By Priscilla Lister
Few places in the city offer such serenity as the Japanese Friendship Garden in Balboa Park.
Escape from the everyday world is its very intention. It is carefully designed around the Zen principle of niwa, meaning “pure place,” according to Lennox Tierney on the garden’s website.
“The garden path, or roji, is not merely a functional entry into the garden,” Tierney writes. “It is a philosophical path separating the viewer step-by-step from the work-a-day world which he leaves behind.”
Though the garden is fairly small – so far – and with the advent of summer will surely be fairly crowded (try visiting on a weekday lunch hour), it is a place for contemplation, a soothing natural experience enhanced by manmade artifice, a quick journey to a state of tranquility.
“A Japanese garden is a representation of the universe and its elements – fire in the form of a stone or iron lantern, earth in the form of stone, and water, air, plant and animal life in their true forms,” Tierney says.
The garden’s roji, or path, winds and bends around stones placed among the plantings, or becomes composed of stones itself that lead you to its secret spots.
Stones should look as though they have always been there. Jagged stones are meant to suggest mountain areas, while smooth pebbles represent streams or shorelines.
“These landscape effects are often more symbolic than realistic,” he says. “For example, there is generally an island in either a stream or pond which suggests the island of everlasting life, or Nirvana – a place without time or space.”
Balboa Park’s Japanese Friendship Garden is named “San-Kei-En,” meaning “Three-Scene Garden,” for its water, pastoral and mountain elements.
It is also an expression of the friendship between the people of San Diego and Yokohama, one of our first sister cities when Charles Dail, mayor from 1955-1963, established the link with Japan in 1957. The Charles C. Dail Memorial Gate in the garden commemorates that connection.
That history is even more interesting considering the earlier story of the original Japanese tea house in Balboa Park that was built for the Panama-California Exposition in 1915. While the city couldn’t maintain the operation after the exposition, a Japanese couple, Hachisaku and Osamu Asakawa, managed it until 1941. When the U.S. entered World War II that year, the Asakawas along with other Japanese-Americans were interned during the war, according to the San Diego Historical Society. Left to deteriorate, the teahouse was finally razed in 1955 to make way for the Children’s Zoo.
The new two-acre version of the teahouse and garden opened in August 1990, along with a second phase in 1999. Future plans call for an expansion to 11 acres, including a traditional teahouse, a pavilion for 300 people, outdoor amphitheater and more meandering paths.
Today, the first stop on the winding path is the Exhibit House, designed in traditional sukiya style featuring shoji screen doors and large windows with half-round transom windows above. Benches inside invite viewing the Zen rock garden outside.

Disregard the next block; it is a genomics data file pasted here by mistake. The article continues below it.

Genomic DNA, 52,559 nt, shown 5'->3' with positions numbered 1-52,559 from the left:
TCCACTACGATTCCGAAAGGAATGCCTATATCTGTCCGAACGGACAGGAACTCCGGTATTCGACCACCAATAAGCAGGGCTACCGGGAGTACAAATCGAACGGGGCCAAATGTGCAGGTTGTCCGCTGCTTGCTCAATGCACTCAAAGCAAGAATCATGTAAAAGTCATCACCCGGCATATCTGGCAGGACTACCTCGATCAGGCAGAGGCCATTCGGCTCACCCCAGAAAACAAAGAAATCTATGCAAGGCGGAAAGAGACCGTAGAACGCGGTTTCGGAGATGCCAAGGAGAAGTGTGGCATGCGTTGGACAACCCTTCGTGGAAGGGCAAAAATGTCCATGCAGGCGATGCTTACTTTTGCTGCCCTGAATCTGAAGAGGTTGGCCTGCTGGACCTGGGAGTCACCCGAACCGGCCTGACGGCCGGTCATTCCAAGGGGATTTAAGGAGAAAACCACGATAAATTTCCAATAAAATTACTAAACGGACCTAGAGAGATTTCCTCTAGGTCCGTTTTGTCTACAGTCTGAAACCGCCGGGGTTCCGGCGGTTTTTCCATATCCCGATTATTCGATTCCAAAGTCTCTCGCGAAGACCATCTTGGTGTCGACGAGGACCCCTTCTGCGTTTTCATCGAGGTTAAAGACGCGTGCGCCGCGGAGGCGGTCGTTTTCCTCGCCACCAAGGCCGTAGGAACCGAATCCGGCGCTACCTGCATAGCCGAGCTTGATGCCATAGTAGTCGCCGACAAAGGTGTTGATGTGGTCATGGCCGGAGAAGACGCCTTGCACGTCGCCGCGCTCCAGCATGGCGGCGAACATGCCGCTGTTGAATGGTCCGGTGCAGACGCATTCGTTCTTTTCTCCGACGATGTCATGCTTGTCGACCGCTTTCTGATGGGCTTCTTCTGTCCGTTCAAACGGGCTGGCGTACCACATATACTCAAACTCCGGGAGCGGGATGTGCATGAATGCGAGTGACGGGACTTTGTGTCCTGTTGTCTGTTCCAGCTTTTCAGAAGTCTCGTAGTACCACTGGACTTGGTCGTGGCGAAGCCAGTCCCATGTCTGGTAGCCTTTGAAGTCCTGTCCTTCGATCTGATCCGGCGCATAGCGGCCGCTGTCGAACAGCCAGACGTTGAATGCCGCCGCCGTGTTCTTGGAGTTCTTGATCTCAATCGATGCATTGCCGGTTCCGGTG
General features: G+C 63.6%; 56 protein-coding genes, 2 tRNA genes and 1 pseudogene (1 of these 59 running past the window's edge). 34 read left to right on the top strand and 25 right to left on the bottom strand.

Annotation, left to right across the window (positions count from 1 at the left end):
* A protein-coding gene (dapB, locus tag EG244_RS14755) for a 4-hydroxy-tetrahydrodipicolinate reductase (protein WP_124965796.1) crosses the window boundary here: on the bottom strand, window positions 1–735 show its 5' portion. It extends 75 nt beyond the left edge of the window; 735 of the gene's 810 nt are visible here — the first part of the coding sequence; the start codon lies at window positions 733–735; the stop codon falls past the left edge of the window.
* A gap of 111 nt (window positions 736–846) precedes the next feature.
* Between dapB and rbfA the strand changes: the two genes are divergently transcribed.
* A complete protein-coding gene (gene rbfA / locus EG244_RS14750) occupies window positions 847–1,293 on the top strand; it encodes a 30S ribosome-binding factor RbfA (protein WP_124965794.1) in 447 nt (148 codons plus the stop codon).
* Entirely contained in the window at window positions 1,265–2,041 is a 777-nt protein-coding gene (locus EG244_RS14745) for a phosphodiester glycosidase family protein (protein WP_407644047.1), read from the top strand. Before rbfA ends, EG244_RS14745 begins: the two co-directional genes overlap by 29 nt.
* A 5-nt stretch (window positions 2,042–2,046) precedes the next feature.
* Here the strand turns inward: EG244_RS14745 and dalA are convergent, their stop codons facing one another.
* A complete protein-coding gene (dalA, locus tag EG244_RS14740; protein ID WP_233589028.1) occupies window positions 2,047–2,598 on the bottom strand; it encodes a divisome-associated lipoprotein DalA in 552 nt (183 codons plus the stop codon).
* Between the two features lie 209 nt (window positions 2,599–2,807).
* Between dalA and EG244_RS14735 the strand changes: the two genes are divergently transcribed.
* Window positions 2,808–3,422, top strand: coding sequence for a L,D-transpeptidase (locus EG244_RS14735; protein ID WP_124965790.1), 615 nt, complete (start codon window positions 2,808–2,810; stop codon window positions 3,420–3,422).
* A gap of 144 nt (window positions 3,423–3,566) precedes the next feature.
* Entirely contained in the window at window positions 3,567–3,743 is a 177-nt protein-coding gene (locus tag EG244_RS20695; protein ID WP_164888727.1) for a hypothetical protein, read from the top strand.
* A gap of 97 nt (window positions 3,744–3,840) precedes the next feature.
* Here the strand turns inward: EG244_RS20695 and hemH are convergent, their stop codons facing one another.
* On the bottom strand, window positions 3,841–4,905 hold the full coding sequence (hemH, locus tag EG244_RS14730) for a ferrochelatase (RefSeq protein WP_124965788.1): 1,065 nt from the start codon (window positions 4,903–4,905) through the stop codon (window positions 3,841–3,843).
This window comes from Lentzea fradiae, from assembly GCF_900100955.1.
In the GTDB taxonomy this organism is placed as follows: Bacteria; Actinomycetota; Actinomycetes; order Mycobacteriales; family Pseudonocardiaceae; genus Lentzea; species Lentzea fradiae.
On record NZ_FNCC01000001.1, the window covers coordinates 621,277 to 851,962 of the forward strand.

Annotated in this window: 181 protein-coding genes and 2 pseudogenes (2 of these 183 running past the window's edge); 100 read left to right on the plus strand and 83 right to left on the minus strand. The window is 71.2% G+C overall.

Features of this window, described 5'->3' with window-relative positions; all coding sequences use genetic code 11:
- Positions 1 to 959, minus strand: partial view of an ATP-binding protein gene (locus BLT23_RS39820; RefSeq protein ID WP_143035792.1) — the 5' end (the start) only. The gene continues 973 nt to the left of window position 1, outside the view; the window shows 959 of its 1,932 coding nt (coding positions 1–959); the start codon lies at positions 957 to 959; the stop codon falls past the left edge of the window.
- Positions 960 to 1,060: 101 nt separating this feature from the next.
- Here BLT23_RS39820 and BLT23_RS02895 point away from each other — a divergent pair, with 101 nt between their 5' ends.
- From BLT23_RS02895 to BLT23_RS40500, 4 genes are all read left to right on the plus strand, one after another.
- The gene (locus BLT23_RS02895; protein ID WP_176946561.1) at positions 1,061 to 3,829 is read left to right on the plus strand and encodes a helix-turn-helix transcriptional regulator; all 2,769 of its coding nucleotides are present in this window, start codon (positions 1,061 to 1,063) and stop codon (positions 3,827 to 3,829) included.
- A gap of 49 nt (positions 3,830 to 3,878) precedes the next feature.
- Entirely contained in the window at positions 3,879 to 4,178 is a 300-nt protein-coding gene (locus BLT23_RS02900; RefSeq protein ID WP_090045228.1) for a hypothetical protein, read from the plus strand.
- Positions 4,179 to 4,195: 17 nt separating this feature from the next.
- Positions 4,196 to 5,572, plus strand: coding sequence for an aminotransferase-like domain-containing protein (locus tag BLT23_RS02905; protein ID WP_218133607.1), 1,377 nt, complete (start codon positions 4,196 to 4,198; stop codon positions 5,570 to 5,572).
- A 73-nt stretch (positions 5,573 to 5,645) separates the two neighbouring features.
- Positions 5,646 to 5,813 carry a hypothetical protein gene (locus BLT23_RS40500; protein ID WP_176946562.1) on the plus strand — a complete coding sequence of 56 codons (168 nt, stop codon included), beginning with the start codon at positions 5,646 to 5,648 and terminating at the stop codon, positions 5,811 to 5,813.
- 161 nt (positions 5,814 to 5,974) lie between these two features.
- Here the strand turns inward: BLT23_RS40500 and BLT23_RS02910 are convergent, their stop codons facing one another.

The “Sekitei,” or rock garden, often called a Zen garden, encourages meditation in traditional Japanese culture. The seven large rocks placed among the raked gravel were imported from Japan. Beyond this Zen garden you can see a vast green canyon of Balboa Park.
“This ‘borrowed view,’ called ‘shakkei,’ is very common in Japan where open space is often limited,” says the garden’s brochure.
Currently on view in the Exhibit House are several fine examples of Japanese ceramics and paintings, scrolls and other art.
Just beyond the Exhibit House are the Koi Pond and waterfall, which are alone worth the price of the modest admission. I could watch the large, colorful koi fish for a very long time indeed, finding meditation in the moment.
The Koi Pond is characteristic of a typical San-Sui (mountain and water) style garden.
“The waterfall reflects the mountain, river and oceanscapes of the San Diego area,” the garden brochure says. “Koi represents longevity and virility in Japan. The island in the pond, in the shape of a turtle, symbolizes the longevity of the garden and a wish for the people of San Diego.”
The garden also offers traditional tea ceremonies – typically twice a month on a Saturday from 1 to 2 p.m. and a Tuesday from 11:30 to 12:30 p.m. – where you can enjoy Japanese matcha tea and sweets for $3.
Yoga classes began June 2 and will continue through summer on Wednesdays, 5:30-6:30 p.m. and Thursdays, 8-9 a.m., for $10 per class. Space is limited; for information, e-mail firstname.lastname@example.org.
Ikebana, origami and bonsai classes are also offered at the garden.
Check the garden’s website calendar at niwa.org for more information.
The Japanese Friendship Garden is open now through Labor Day, Monday-Friday, 10 a.m.-5 p.m. (last admission 4:30) and Saturday and Sunday, 10 a.m.-4 p.m. (last admission 3:30). Entrance fees are $4 for adults, $2.50 for seniors 65+ and free for children 6 and under.